Dr. Stanley Riveles

Stanely RivelesDr. Stanley Riveles joined the Institute for Defense Analyses as a Consultant in November 2006 following a 30 year career in the Department of State, mainly in the field of arms control and national security.

From 1994-2000, as Commissioner to the Standing Consultative Commission (SCC), Dr. Riveles was the United States chief ABM Treaty negotiator. President Clinton appointed him in December 1994, and he was nominated for Rank of Ambassador. To update the ABM Treaty following the demise of the Soviet Union, Dr. Riveles successfully crafted agreements to bring Belarus, Kazakhstan, and Ukraine (in addition to Russia) into the Treaty as new parties. The agreements also permitted the U.S. to develop and deploy new anti-ballistic missile systems to counter new missile threats. These agreements were signed for the U.S. by Secretary of State Albright and Dr. Riveles in September 1997.

His last assignment in the State Department was as Director of the Nuclear Risk Reduction Center that provides communications support for over 15 international arms control agreements and treaties. From 2001-2006, he worked for the Secretary of State's Science and Technology Adviser, where he developed initiatives for international cooperation in counter-terrorism and critical infrastructure protection. During this time, he was detailed to the Department of Homeland Security Domestic Nuclear Detection Organization (DNDO). In 2000-2001, Dr. Riveles taught International Relations on the faculty of the National War College.

Since joining the Institute for Defense Analyses, Dr. Riveles has worked on projects dealing with stability on the African continent and Islamic fundamentalism. He is co-author of the IDA studies Sudan: Integration versus Fragmentation and Illicit Trade and Terrorism - Implications for National Security Priorities (both forthcoming). He has contributed to studies on AFRICOM's relations with the states of Africa; stability in Kenya; and strategic communications policy in countering Salafi Jihadism.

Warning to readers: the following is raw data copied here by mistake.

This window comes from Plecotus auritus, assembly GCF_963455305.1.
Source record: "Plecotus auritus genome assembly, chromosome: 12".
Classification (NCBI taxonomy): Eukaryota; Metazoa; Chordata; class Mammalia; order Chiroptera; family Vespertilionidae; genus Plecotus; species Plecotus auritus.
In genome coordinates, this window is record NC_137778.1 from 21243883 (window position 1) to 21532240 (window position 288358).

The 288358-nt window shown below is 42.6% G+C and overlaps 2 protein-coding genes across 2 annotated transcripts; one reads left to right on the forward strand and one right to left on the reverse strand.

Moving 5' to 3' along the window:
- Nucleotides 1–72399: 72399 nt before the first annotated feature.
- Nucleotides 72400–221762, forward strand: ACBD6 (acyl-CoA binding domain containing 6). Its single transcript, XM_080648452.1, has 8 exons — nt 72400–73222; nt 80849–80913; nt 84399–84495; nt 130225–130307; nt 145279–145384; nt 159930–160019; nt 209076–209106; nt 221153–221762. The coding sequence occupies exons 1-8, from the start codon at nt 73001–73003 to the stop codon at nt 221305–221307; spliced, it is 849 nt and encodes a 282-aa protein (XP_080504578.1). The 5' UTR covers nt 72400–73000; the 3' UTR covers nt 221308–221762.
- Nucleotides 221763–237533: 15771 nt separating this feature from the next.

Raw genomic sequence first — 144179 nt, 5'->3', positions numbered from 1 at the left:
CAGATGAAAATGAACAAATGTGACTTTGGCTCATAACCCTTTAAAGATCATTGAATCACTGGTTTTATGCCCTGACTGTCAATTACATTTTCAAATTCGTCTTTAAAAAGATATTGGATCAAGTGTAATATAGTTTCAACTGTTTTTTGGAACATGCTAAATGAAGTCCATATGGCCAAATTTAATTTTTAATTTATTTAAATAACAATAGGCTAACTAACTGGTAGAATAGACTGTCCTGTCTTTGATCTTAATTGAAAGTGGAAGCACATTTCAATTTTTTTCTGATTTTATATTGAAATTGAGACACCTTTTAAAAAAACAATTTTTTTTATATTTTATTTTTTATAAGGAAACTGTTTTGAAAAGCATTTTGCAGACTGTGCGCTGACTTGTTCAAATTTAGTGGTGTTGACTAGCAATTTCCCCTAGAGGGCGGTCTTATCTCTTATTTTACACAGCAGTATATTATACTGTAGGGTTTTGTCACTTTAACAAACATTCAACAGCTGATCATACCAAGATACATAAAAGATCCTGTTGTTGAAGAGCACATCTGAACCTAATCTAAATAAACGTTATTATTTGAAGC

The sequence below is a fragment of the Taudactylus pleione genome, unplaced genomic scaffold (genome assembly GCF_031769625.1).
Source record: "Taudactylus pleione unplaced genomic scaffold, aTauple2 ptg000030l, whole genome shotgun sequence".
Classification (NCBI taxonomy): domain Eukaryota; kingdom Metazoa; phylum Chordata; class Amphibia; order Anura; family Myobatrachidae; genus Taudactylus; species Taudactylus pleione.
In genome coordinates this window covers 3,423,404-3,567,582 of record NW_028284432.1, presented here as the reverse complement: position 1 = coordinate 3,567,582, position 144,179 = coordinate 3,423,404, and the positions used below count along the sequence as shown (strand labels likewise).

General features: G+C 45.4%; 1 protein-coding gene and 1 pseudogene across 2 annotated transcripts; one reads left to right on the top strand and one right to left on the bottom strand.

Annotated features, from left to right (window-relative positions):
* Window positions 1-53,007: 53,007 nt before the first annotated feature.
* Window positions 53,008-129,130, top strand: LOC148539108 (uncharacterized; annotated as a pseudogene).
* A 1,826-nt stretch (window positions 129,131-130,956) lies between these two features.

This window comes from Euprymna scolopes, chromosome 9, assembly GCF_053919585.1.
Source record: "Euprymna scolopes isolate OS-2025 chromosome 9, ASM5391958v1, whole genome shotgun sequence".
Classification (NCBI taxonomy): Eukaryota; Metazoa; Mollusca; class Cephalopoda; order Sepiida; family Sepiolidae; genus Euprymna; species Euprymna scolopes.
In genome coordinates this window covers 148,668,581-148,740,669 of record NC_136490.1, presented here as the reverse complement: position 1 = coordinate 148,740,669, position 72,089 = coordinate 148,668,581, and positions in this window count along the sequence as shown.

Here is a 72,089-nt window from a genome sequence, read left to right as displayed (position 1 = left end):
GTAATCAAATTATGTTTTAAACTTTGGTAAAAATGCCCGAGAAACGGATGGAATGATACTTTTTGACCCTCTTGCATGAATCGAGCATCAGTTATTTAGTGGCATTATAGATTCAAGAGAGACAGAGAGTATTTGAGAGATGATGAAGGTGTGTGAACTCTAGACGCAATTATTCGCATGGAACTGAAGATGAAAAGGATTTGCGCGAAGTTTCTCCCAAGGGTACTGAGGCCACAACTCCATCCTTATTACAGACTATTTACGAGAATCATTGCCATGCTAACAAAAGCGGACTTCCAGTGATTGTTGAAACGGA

Dr. Riveles has a long association with strategic policy and negotiations as an arms control official. During 1993, he was Executive Assistant to the Acting Director of the Arms Control and Disarmament Agency (ACDA). From 1987 until March 1995, he was a division chief in the Bureau of Strategic and Eurasian Affairs. During his tenure, he chaired the Interagency Committees that supported the successful INF and START Treaty negotiations.

Between 1982 and 1987, he was ACDA Member of the INF and START Delegations. He served on the INF delegation under Ambassadors Paul Nitze and Maynard Glitman and on START under Ambassadors Max Kampelman, Ron Lehman, and Richard Burt. Before entering government, Dr. Riveles taught international relations at Munich University and the University of Southern California. He was also an Adjunct Professor at George Mason University in Fairfax, Virginia.

He is a native of Plainfield, New Jersey. He has a Ph.D. from Columbia University in Political Science. His B.A. (Yale, Magna Cum Laude) and M.A. (Cambridge University, England) are in Slavic languages, Russian and Czech. He is married and has two children. He played varsity football at Yale and was a heavyweight boxer.

Last updated on September 10, 2014